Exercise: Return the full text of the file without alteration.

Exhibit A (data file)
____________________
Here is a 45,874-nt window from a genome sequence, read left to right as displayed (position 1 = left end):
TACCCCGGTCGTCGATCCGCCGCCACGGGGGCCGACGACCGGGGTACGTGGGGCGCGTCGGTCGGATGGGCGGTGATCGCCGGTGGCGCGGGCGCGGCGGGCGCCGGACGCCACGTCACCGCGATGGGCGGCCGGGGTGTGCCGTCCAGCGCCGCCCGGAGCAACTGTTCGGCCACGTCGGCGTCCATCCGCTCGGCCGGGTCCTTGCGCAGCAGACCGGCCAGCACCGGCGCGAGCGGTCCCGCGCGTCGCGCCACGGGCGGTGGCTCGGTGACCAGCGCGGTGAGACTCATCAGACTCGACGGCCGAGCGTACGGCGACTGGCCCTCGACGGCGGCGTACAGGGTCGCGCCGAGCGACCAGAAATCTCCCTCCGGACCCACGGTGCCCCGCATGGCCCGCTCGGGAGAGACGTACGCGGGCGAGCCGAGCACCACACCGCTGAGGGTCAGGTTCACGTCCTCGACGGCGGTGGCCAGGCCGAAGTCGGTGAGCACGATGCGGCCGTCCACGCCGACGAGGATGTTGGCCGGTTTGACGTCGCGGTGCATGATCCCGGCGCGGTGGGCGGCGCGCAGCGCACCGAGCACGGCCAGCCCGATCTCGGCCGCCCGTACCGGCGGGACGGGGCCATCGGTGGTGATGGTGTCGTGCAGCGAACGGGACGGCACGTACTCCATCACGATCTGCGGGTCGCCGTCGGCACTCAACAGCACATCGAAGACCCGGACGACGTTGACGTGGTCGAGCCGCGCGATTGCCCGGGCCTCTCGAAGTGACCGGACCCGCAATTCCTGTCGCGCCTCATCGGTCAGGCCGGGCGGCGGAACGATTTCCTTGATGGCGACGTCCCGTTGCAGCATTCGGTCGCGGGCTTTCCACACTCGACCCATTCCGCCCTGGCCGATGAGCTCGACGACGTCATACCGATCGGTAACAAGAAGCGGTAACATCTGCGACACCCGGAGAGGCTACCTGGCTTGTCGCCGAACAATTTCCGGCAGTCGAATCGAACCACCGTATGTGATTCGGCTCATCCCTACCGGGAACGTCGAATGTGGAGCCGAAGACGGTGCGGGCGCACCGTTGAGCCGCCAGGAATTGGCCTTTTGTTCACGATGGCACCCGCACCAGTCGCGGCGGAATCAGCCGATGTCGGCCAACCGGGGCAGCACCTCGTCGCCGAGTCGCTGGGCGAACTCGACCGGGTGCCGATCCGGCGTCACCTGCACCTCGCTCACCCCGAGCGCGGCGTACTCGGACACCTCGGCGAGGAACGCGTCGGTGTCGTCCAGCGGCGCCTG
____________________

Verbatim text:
Here is a 45,874-nt window from a genome sequence, read left to right as displayed (position 1 = left end):
TACCCCGGTCGTCGATCCGCCGCCACGGGGGCCGACGACCGGGGTACGTGGGGCGCGTCGGTCGGATGGGCGGTGATCGCCGGTGGCGCGGGCGCGGCGGGCGCCGGACGCCACGTCACCGCGATGGGCGGCCGGGGTGTGCCGTCCAGCGCCGCCCGGAGCAACTGTTCGGCCACGTCGGCGTCCATCCGCTCGGCCGGGTCCTTGCGCAGCAGACCGGCCAGCACCGGCGCGAGCGGTCCCGCGCGTCGCGCCACGGGCGGTGGCTCGGTGACCAGCGCGGTGAGACTCATCAGACTCGACGGCCGAGCGTACGGCGACTGGCCCTCGACGGCGGCGTACAGGGTCGCGCCGAGCGACCAGAAATCTCCCTCCGGACCCACGGTGCCCCGCATGGCCCGCTCGGGAGAGACGTACGCGGGCGAGCCGAGCACCACACCGCTGAGGGTCAGGTTCACGTCCTCGACGGCGGTGGCCAGGCCGAAGTCGGTGAGCACGATGCGGCCGTCCACGCCGACGAGGATGTTGGCCGGTTTGACGTCGCGGTGCATGATCCCGGCGCGGTGGGCGGCGCGCAGCGCACCGAGCACGGCCAGCCCGATCTCGGCCGCCCGTACCGGCGGGACGGGGCCATCGGTGGTGATGGTGTCGTGCAGCGAACGGGACGGCACGTACTCCATCACGATCTGCGGGTCGCCGTCGGCACTCAACAGCACATCGAAGACCCGGACGACGTTGACGTGGTCGAGCCGCGCGATTGCCCGGGCCTCTCGAAGTGACCGGACCCGCAATTCCTGTCGCGCCTCATCGGTCAGGCCGGGCGGCGGAACGATTTCCTTGATGGCGACGTCCCGTTGCAGCATTCGGTCGCGGGCTTTCCACACTCGACCCATTCCGCCCTGGCCGATGAGCTCGACGACGTCATACCGATCGGTAACAAGAAGCGGTAACATCTGCGACACCCGGAGAGGCTACCTGGCTTGTCGCCGAACAATTTCCGGCAGTCGAATCGAACCACCGTATGTGATTCGGCTCATCCCTACCGGGAACGTCGAATGTGGAGCCGAAGACGGTGCGGGCGCACCGTTGAGCCGCCAGGAATTGGCCTTTTGTTCACGATGGCACCCGCACCAGTCGCGGCGGAATCAGCCGATGTCGGCCAACCGGGGCAGCACCTCGTCGCCGAGTCGCTGGGCGAACTCGACCGGGTGCCGATCCGGCGTCACCTGCACCTCGCTCACCCCGAGCGCGGCGTACTCGGACACCTCGGCGAGGAACGCGTCGGTGTCGTCCAGCGGCGCCTG